Capitalism: We All Have to Do Better
There is a disturbing observation I have read: “Competition in a ‘free’ market has led to discrepancies in productivity, income and life chances between individuals, groups, and countries and continents that dwarf those of feudalism” (my emphasis).
This was stated by Prof Klaus Nürnberger, a South African Lutheran theologian and economist.
We are clearly seeing a type of social revolution taking place in South Africa, measured by ongoing service delivery protests, looting and crime.
I am not concerned that the richest person has a huge multiple of income in relation to a poor person, but I am concerned with the diminished life chances of those at the bottom end of the economic ladder, poor access to basic amenities and schooling, poor conditions for learners to study in, ongoing cycles of debilitating poverty and frustration.
Prof Nürnberger’s observation applies to other countries as well.
“If the Lord does not labour, in vain do the builders labour,” Psalm 127 tells us.
The Spirit of the Lord is not animating the world economy, or there would not be so many people deprived of even a modest lifestyle, but they are part of a system that effectively excludes them.
This month, Pope Francis addressed a “Council for Inclusive Capitalism” in the Vatican, concerned that focus on short-term profit comes at the expense of long-term, sustainable and socially responsible development and investment (see the report on page 4).
Economics needs to be ethical and allow for the growth of each person. It needs to incorporate renewal, purification, and the strengthening of solid economic models based on our own personal conversion, and generosity to those in need.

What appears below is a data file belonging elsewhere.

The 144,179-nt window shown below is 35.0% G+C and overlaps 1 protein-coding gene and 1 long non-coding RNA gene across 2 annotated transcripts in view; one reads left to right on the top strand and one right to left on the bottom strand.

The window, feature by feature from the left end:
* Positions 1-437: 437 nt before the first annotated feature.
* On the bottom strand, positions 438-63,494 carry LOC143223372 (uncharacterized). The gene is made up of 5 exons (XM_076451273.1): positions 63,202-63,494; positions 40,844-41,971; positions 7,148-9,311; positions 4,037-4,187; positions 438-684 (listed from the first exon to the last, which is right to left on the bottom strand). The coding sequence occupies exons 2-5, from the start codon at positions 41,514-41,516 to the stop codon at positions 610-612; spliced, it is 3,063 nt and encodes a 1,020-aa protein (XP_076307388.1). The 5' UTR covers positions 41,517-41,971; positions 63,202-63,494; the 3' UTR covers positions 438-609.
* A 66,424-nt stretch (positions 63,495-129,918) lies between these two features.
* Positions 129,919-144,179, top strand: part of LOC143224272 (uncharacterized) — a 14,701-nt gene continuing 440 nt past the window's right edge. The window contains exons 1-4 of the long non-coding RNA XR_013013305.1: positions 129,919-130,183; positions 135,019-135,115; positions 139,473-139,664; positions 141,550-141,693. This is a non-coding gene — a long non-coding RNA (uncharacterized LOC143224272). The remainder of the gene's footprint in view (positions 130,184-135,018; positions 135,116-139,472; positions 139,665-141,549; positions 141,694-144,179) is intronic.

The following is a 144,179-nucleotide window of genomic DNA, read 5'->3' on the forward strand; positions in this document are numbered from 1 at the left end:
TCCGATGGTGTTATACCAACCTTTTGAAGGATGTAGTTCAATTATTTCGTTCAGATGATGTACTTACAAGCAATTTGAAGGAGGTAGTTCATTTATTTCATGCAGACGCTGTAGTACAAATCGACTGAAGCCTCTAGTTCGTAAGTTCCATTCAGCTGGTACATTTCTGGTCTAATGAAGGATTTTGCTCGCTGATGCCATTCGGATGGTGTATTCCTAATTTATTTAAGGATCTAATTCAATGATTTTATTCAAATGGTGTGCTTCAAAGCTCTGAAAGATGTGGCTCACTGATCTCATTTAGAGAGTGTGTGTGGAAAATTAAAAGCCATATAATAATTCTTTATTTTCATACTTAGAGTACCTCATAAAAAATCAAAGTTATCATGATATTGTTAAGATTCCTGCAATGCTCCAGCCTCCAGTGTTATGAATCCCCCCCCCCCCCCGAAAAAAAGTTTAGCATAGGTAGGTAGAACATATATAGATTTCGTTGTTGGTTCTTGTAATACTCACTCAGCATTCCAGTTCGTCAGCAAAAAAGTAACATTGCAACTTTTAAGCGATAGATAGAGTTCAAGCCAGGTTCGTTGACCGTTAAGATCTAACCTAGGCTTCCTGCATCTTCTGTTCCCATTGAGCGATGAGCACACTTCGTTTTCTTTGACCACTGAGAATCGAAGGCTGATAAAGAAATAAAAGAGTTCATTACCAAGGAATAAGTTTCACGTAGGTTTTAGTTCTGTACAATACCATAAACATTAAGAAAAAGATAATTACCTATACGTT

The capitalist system includes a sole focus on one’s own financial progress, based on the principle that as individuals work to maximise their income, the economy, as a whole, benefits. This is not happening.
The new council is an initiative of participants in the Fortune-Time Global Forum in 2016, calling for a more inclusive and humane economy and the eradication of poverty.
Business is more than a provider of material needs, and a creator of jobs (hopefully). Economic development should foster the growth of the whole person as well, as Pope Paul VI stressed in his 1967 encyclical Populorum Progressio (14).
Pope Francis speaks frequently about the “throwaway” culture of consumption and waste.
He offers an alternative vision to that culture: “An inclusive capitalism that leaves no one behind, that discards none of our brothers or sisters, is a noble aspiration, worthy of your best efforts.”
These are brave statements in a frenetic world economic system.
Some 20 years ago, the accumulated investment funds, mainly of the developed countries, amounted to 28 times the value of goods and services traded throughout the world.
This type of money can cause havoc with the currencies, interest rates and inflation rates of weaker economies. It may lead to investment bubbles, such as the property bubble in the United States and Britain which forced the governments there to take drastic measures to save many banks which had been caught in a massive property collapse in 2008.
Another interesting statistic, which measures the extent of futures contracts traded (where huge portfolios of shares are traded), shows investors on average hold a share for 23 seconds!
Of course, there are long-term investors who hold shares for years, but together with the futures trading and hedging activities, the average holding period reduces to less than a minute.
Pope Francis is speaking to a financial community that is thin on ethical considerations and too often bent on short-term gains.
The 2008 economic collapse caused a rise in demand for the works of Karl Marx.. This is obviously not the model endorsed by the Vatican
Pope Francis remains committed to models which help the poor, to act decisively in order to build a better world.
May the Spirit of the Risen Lord enter the hearts of all economic agents…we have to do better.
Fr Pierre Goldie is a priest of the archdiocese of Cape Town.
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